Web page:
CIA Spies use Starbucks coffee shops to meet their handlers, ex-CIA agent Amaryllis Fox writes in her book “Life Undercover: Coming of Age in the CIA.”
Fox’s memoir, entitled Life Undercover: Coming of Age in the CIA described her experiences as an officer. Prior to the book’s release, numerous journalists and former CIA officers pointed out that her memoir’s manuscript had been submitted to publisher Knopf Doubleday without first receiving approval from the CIA’s Publication Review Board, a potential violation of nondisclosure agreements signed by CIA staff.
Fox was represented in that process by Attorney Mark Zaid. Some former CIA case officers have expressed skepticism about elements of Fox’s accounts of events or raised questions regarding the circumvention of the CIA’s lengthy approval process.
Fox responded by stating that she had taken care not to reveal potentially sensitive details, and that some characters were composites.
Fox started working at the CIA in 2002 at the age of 21 and left eight years later. In her book, among other things, she reveals how she negotiated with arms dealers to buy biological and chemical weapons on the global black market.
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Fox explains how such rendezvous were set up in her book:
“He [instructor] gives one [gift card] to each of his assets and tells them, ‘If you need to see me, just buy a coffee.’
Then he checks the card numbers on a cybercafé computer each day, and if the balance on one is depleted, he knows he’s got a meeting…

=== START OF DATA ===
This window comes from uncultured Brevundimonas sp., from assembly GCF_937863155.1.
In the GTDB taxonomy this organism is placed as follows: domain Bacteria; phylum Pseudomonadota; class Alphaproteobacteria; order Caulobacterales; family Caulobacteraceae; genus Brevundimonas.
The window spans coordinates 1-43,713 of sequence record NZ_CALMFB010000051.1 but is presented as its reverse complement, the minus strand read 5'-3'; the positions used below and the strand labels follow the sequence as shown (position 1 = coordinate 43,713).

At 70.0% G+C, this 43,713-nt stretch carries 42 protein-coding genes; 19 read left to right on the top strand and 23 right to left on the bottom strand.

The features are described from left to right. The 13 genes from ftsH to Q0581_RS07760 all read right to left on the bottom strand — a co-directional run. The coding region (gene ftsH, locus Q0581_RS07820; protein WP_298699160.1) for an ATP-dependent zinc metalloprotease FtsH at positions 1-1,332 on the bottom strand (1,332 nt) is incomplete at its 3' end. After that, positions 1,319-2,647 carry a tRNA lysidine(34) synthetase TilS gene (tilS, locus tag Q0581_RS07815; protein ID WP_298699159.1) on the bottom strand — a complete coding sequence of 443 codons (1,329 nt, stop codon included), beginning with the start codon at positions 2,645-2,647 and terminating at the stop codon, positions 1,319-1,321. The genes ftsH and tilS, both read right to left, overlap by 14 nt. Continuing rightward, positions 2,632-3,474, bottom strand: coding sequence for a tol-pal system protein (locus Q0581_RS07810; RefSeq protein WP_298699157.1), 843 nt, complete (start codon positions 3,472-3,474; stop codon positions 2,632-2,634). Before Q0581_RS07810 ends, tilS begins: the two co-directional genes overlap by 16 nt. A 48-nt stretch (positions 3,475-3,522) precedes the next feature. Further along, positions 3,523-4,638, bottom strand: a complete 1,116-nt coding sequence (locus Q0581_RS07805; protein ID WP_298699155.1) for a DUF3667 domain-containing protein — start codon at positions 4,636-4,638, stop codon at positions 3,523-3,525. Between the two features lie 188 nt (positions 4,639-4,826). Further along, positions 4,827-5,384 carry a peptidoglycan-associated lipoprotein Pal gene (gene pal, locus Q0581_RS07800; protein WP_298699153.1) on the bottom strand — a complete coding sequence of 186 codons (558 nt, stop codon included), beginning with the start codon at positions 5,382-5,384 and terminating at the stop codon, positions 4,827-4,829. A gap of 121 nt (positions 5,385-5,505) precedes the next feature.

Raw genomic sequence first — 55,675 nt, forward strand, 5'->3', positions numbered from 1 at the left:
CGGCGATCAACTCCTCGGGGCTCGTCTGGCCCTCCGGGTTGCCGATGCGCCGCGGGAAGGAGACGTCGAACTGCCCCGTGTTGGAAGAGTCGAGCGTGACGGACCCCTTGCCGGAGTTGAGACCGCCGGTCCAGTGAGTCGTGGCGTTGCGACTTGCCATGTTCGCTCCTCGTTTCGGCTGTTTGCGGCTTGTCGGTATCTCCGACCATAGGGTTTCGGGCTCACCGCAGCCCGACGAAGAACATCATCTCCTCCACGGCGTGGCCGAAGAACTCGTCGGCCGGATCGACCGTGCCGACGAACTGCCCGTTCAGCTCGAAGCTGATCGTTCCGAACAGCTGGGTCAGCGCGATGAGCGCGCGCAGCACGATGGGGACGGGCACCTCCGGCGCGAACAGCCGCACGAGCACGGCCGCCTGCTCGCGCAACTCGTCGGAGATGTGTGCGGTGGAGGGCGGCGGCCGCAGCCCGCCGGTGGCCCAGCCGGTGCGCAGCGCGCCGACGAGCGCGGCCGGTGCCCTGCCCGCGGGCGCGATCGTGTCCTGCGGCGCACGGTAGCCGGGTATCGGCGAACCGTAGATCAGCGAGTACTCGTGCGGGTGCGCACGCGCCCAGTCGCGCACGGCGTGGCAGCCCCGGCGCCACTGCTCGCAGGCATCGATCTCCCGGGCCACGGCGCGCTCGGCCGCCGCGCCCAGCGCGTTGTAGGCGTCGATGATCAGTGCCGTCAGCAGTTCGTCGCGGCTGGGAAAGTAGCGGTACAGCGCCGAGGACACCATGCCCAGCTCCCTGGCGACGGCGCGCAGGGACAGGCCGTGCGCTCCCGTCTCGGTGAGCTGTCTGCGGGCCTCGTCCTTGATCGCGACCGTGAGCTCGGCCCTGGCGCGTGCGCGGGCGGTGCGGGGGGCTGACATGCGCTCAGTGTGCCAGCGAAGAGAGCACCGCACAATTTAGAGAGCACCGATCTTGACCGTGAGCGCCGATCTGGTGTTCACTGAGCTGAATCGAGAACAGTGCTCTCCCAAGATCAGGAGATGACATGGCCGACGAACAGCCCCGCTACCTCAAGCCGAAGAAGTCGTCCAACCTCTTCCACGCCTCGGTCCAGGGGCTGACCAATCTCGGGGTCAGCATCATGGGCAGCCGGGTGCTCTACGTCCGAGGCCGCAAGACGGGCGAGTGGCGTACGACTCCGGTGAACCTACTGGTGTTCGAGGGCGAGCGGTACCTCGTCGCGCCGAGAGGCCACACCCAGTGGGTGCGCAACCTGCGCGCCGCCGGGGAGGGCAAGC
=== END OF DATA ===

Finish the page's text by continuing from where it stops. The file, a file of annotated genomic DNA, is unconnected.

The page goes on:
[It] saves him having to drive past a whole slew of different physical signal sites each day… and the card numbers aren’t tied to identities, so the whole thing is pretty secure,” the former CIA agent writes.
According to a top secret cable, the CIA is worried about its agents being captured and killed in the dozens overseas. The warning notes spies have been tracked in countries such as Iran and China and turned into double agents.
It has been reported that a member of the CIA Chief’s team suffered Havana Syndrome symptoms during their trip to India.
Some US officials have interpreted the new Havana-syndrome incident as a direct message to the CIA chief that no one is safe, including the people from his entourage.
Recently, the Russian and Belarusian intelligence have officially revealed how they foiled CIA backed color revolution and an attempted military coup to topple the Belarusian government as well as the assassination of the President of Belarus, Alexander Lukashenko himself.
It was Lukashenko who last year exposed how the World Bank forced sovereign governments to impose strict lockdowns for coronavirus aid.
Earlier, Russian counter-intelligence operation busted similar attemp in Russia where Alexei Navalny was busted collaborating with a British Mi6 agent in order to topple Russian President Vladimir Putin.